Furthermore, the motion noted that red-tagging has in many instances preceded the extrajudicial killings of activists and human rights defenders, with Booc, also a petitioner against ATA, being one of the victims paraded as ‘terrorists’ by the military.

The petitioners also cited the recent killing of Chad Booc, a teacher in the countryside who has been long subjected to red-tagging by state agents, was killed along with another teacher and three civilians in a massacre in New Bataan, Davao de Oro. The government, unsurprisingly, labeled it as an armed encounter between the military and the NPAs to justify the massacre.

Forensic pathologist Raquel Fortun, however, said that based on Booc’s autopsy, the Department of Justice (DOJ) should investigate a homicide by the military.

Threats to numbers

The government asserts that “the term red-tagging is just a tool of front organizations of the communist party.” They further said that there is no such term, as identifying people as members of the communist party poses no danger to their lives and security.

On Thursday (March 23), after concerned citizens filed three separate complaints before the Ombudsman against NTF-ELCAC Spokesperson Lorraine Badoy, the serial red-tagger retaliated saying that “No one is red-tagging.”

She further asserted in a statement that the term is just a cover of the “CPP-NPA-NDF to silence those who speak against them.”

However, the dead do not lie.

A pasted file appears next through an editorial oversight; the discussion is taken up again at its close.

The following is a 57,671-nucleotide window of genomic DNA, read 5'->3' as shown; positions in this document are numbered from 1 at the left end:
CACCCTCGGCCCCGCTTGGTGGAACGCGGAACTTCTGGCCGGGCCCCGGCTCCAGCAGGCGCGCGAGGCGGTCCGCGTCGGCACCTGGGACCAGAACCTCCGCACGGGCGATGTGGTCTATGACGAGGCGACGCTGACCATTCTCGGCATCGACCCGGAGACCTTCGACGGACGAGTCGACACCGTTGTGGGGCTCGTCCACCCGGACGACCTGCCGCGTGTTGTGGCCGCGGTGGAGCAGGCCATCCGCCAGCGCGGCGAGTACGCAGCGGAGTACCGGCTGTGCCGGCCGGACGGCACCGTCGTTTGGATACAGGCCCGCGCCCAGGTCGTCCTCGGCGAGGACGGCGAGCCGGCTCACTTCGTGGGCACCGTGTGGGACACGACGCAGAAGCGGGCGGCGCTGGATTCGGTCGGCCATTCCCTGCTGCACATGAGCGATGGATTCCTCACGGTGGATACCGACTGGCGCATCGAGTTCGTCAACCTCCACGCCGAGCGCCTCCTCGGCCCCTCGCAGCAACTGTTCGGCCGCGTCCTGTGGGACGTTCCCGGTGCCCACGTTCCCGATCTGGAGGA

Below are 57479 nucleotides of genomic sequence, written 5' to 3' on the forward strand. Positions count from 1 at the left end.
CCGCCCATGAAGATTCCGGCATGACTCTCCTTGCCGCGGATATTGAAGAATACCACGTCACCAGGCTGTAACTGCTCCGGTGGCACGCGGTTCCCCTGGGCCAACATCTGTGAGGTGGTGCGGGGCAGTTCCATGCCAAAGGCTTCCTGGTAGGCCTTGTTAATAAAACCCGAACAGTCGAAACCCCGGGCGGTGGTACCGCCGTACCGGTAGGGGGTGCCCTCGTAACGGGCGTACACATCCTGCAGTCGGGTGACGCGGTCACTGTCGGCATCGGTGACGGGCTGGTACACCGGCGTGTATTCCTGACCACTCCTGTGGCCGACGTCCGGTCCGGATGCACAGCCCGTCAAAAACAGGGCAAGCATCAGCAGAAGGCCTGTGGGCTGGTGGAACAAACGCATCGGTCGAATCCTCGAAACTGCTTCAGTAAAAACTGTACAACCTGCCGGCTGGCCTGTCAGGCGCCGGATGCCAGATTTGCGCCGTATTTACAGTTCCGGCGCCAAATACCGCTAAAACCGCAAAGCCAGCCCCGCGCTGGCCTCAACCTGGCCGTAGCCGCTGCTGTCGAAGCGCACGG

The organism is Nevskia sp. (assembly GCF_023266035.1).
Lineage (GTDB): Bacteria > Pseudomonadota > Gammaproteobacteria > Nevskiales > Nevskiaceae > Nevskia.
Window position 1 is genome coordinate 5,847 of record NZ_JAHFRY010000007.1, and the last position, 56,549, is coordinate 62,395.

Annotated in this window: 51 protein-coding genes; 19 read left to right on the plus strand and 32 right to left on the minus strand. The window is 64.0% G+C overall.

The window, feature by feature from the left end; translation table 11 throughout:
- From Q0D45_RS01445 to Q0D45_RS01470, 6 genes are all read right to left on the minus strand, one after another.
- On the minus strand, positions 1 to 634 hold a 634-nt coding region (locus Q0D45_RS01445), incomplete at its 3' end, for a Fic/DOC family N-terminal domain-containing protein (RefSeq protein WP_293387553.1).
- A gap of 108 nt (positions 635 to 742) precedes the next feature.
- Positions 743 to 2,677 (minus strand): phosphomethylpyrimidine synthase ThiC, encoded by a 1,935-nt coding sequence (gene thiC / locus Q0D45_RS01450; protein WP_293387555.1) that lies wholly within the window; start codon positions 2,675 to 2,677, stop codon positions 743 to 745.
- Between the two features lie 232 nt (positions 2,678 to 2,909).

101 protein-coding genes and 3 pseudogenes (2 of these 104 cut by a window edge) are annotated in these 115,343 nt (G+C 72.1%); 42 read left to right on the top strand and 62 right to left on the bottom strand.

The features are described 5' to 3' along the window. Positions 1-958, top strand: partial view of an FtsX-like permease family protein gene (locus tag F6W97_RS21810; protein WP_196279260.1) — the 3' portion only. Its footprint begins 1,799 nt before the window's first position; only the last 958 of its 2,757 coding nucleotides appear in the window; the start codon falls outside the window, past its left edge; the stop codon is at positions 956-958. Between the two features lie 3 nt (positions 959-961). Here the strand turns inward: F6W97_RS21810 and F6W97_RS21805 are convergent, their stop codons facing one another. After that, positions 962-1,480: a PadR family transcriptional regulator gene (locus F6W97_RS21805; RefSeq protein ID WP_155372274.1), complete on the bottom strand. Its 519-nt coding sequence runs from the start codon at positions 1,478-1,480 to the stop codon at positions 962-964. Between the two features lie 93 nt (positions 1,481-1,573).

In data released in 2021, Karapatan said it has documented 424 extrajudicial killings, 504 frustrated extrajudicial killings, 1,159 illegal arrests and detention, and 2,807 illegal arrests without detention.

Among those who were killed after being repeatedly red-tagged were long-time peasant organizer and peace consultant Randy Echanis, Karapatan human rights paralegal Zara Alvarez, nine Indigenous Peoples (IPs) leaders, nine Southern Tagalog activists in the Bloody Sunday Massacre, and Dr. Mary Rose Sancelan with her husband Edwin.

Dandy Miguel, a union leader and longtime labor rights activist in Laguna was killed on March 28, 2021, 3 weeks after the Bloody Sunday Massacre in the neighboring provinces in Calabarzon. He was wearing a union shirt bearing the words “Sahod. Trabaho. Karapatan. Ipaglaban” (Fight for Wages, Work, Rights) when he was shot while riding his motorcycle in the streets of Laguna.

Affected groups and individuals

Red-tagging chooses no one except when you call for recognition of your rights or call out the administration in their wrongdoings, then you are branded as fronts, supporters, or sympathizers of the NPA.

Organizations frequently subjected to this dangerous tagging are:

  • Human rights organizations and advocates

  • Indigenous people rights activists

  • Labor unions

  • Progressive lawyers and judges

  • Journalists

  • Writers and authors

  • Religious organizations

  • Humanitarian activity groups

  • Progressive public servants and personalities

In recent events, community health worker and human rights advocate Dr. Natividad “Naty” Castro was illegally arrested and detained after being repeatedly red-tagged for her work on the countryside.

Progressives have long been calling for the stop of red-tagging as it endangers their lives and the lives of their families. One cannot just deny the existence of ‘red-tagging’ because of the existing numbers, and dead bodies proving the term’s grave dangers.

Pola Rubio is a news writer and photojournalist covering Philippine politics and events. She regularly follows worldwide and local happenings. The views expressed are her own.